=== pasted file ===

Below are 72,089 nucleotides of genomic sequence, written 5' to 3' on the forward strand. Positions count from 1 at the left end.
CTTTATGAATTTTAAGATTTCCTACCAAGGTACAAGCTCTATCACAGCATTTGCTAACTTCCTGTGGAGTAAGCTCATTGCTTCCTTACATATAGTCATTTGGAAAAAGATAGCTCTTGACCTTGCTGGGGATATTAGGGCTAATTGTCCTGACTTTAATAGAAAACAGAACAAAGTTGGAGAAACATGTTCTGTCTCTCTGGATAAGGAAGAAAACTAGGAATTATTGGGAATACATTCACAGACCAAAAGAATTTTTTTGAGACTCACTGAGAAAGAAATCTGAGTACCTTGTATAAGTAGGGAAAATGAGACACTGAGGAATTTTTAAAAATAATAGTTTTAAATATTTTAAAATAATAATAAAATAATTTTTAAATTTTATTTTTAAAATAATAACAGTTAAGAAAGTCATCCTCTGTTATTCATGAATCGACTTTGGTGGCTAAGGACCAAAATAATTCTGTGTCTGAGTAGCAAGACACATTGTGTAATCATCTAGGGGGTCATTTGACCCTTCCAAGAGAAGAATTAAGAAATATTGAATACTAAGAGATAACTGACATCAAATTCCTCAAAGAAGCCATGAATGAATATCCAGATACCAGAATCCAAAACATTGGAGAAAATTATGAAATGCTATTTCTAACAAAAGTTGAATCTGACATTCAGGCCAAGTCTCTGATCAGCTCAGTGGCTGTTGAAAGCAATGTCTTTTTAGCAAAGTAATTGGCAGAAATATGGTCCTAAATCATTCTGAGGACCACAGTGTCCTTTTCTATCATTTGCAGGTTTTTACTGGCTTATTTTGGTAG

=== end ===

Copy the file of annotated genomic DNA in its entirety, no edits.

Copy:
Below are 72,089 nucleotides of genomic sequence, written 5' to 3' on the forward strand. Positions count from 1 at the left end.
CTTTATGAATTTTAAGATTTCCTACCAAGGTACAAGCTCTATCACAGCATTTGCTAACTTCCTGTGGAGTAAGCTCATTGCTTCCTTACATATAGTCATTTGGAAAAAGATAGCTCTTGACCTTGCTGGGGATATTAGGGCTAATTGTCCTGACTTTAATAGAAAACAGAACAAAGTTGGAGAAACATGTTCTGTCTCTCTGGATAAGGAAGAAAACTAGGAATTATTGGGAATACATTCACAGACCAAAAGAATTTTTTTGAGACTCACTGAGAAAGAAATCTGAGTACCTTGTATAAGTAGGGAAAATGAGACACTGAGGAATTTTTAAAAATAATAGTTTTAAATATTTTAAAATAATAATAAAATAATTTTTAAATTTTATTTTTAAAATAATAACAGTTAAGAAAGTCATCCTCTGTTATTCATGAATCGACTTTGGTGGCTAAGGACCAAAATAATTCTGTGTCTGAGTAGCAAGACACATTGTGTAATCATCTAGGGGGTCATTTGACCCTTCCAAGAGAAGAATTAAGAAATATTGAATACTAAGAGATAACTGACATCAAATTCCTCAAAGAAGCCATGAATGAATATCCAGATACCAGAATCCAAAACATTGGAGAAAATTATGAAATGCTATTTCTAACAAAAGTTGAATCTGACATTCAGGCCAAGTCTCTGATCAGCTCAGTGGCTGTTGAAAGCAATGTCTTTTTAGCAAAGTAATTGGCAGAAATATGGTCCTAAATCATTCTGAGGACCACAGTGTCCTTTTCTATCATTTGCAGGTTTTTACTGGCTTATTTTGGTAG